4. Skills to pay the bills - If your child actually has a credit card that they are managing, you can teach them to mark the due dates on a calendar, to budget so that they can pay the balance in full. You can also show them how much interest they were charged if they do not pay the card off in full each month.
  5. You can help your child build a positive credit history early on - The benefit to this is twofold. As long as your child has a credit card, you can actually monitor your child’s credit report along with them. This opens up a wonderful opportunity to teach them about why credit scores are important, and how they are computed.

    The second benefit is that by making sure they use their cards correctly, you are raising their score a little while they are still at home. This will help them when they go to apply for student loans, a car, or an apartment. It will give them leg up when they are starting out.

The decision about whether or not to give your child a credit card is personal, between you and your child. What do you think? There are some hefty pros and cons to the issue, what do you believe is right?

How can you judge whether or not your child is ready to be responsible with a credit card?

There’s actually a pretty simple way to tell. You can purchase a pre-paid credit card and give it to your child. Tell them it’s for emergencies, and then sit back, and wait for a few months.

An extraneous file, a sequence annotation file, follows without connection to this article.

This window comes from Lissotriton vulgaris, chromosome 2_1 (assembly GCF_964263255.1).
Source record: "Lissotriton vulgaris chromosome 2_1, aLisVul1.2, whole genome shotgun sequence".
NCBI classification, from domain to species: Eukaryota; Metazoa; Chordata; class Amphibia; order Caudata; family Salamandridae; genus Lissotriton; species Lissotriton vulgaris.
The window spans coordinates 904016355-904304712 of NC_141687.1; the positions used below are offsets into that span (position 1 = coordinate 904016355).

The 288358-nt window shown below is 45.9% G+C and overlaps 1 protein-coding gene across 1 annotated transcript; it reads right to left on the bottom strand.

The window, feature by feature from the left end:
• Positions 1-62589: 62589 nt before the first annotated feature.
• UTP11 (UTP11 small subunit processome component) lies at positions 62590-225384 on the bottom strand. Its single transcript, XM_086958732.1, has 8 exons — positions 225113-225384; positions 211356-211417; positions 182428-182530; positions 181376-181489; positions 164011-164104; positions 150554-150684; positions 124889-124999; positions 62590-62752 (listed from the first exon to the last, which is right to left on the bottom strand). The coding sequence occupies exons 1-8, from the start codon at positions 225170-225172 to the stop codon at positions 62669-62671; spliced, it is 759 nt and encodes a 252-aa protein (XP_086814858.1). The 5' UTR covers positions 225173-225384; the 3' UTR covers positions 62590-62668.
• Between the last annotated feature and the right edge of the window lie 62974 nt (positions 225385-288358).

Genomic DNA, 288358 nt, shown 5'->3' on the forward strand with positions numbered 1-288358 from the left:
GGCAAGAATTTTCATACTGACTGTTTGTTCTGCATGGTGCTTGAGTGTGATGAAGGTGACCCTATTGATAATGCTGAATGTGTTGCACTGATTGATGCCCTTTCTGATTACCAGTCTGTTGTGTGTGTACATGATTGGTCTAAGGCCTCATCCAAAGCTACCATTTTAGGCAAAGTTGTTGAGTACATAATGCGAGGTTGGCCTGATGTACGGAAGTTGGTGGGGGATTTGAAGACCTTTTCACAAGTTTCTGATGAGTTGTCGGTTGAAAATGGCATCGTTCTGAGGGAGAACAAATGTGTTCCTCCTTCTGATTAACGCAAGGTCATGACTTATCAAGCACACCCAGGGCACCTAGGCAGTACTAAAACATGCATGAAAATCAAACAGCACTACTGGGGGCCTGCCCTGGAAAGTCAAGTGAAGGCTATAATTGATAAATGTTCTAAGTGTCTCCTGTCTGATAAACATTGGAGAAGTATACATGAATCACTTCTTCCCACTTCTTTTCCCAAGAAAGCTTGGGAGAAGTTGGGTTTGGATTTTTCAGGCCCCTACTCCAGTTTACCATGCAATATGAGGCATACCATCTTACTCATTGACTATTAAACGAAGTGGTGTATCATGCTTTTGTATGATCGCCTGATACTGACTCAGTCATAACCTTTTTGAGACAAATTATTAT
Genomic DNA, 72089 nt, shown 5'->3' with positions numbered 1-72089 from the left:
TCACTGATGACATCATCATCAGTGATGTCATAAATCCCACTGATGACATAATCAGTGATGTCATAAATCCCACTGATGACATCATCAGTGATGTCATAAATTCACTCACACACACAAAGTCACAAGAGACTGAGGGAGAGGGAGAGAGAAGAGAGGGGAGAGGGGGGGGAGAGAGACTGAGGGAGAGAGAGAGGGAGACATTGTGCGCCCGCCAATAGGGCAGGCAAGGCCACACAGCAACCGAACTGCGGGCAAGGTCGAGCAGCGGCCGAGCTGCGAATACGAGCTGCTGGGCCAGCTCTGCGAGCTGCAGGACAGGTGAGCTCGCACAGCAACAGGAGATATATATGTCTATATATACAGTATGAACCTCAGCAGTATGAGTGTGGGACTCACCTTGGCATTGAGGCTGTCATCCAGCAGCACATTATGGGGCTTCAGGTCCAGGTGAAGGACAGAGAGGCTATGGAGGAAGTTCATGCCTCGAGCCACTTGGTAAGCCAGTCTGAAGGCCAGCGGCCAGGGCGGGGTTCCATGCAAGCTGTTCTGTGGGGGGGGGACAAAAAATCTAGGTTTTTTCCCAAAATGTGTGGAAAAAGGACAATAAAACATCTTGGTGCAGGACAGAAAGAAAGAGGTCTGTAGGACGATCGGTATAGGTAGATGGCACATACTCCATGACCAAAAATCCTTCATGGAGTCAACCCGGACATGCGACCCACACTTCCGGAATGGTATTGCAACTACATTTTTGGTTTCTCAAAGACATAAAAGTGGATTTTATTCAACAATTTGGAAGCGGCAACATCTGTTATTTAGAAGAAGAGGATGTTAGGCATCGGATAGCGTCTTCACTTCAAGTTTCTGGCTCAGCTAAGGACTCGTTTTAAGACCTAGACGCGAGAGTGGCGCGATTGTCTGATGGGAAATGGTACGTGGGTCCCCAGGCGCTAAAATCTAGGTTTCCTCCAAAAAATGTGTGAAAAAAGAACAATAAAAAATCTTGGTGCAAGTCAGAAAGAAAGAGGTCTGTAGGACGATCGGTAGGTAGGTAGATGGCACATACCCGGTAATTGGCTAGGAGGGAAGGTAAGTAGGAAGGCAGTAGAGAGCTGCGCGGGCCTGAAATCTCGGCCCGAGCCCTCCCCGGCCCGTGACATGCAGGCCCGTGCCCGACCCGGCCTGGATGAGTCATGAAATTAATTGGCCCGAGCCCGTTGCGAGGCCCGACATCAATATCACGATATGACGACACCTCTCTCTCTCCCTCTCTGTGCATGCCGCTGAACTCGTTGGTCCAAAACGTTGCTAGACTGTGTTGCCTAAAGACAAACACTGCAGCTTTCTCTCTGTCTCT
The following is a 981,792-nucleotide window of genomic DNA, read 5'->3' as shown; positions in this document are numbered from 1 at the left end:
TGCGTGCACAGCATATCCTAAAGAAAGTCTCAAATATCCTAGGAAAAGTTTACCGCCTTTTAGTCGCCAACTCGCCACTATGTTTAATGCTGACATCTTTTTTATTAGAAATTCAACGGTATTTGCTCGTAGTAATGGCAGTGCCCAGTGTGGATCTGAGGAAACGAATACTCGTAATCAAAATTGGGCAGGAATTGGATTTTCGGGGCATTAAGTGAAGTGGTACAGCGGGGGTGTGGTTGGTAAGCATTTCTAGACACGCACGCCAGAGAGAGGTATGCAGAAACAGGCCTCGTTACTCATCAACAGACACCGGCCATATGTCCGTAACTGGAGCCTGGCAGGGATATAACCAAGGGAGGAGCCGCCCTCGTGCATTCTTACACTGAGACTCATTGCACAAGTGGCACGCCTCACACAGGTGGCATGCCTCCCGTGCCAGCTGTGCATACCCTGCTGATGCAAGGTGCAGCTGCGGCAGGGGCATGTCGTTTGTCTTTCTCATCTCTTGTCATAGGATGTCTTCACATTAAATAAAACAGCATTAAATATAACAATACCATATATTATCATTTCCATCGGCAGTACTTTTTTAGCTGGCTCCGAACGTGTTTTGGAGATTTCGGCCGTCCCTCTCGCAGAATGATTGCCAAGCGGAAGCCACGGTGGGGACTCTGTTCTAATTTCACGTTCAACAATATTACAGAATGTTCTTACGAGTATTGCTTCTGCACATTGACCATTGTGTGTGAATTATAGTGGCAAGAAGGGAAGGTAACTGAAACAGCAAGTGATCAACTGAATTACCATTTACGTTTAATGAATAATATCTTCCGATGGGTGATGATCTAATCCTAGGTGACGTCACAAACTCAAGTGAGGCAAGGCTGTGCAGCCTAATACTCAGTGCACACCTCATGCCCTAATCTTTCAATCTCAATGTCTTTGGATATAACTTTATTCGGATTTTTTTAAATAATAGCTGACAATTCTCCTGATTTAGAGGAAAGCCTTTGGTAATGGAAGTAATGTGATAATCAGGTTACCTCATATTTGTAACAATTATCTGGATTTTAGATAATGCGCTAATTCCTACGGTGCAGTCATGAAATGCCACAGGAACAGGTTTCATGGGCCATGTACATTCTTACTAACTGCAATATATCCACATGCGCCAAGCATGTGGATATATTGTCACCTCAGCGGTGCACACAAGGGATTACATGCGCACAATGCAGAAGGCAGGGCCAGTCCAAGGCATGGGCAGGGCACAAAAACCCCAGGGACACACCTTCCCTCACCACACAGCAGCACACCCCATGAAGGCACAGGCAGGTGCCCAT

If your child does not charge anything, or very little on the pre-paid credit card, they are probably ready to handle the responsibility of having a real credit card.

However, if they come back to you a couple of weeks later and all of the money on the card is gone, then you will know it’s time to sit down and talk to them about credit, and what constitutes an emergency.

How do pre-paid credit cards work?

Prepaid credit cards are a bit like debit cards. You put money onto the card, and the money that you spend comes off of your total balance – just like putting money into the bank.

Some prepaid credit cards offer a “credit builder” program, which means that you pay a small monthly fee on the credit card. That fee is then reported to the credit bureaus as an interest payment, and it will raise your child’s credit score. In that respect, pre-paid credit cards are better than debit cards since debit cards will never help to build your credit score.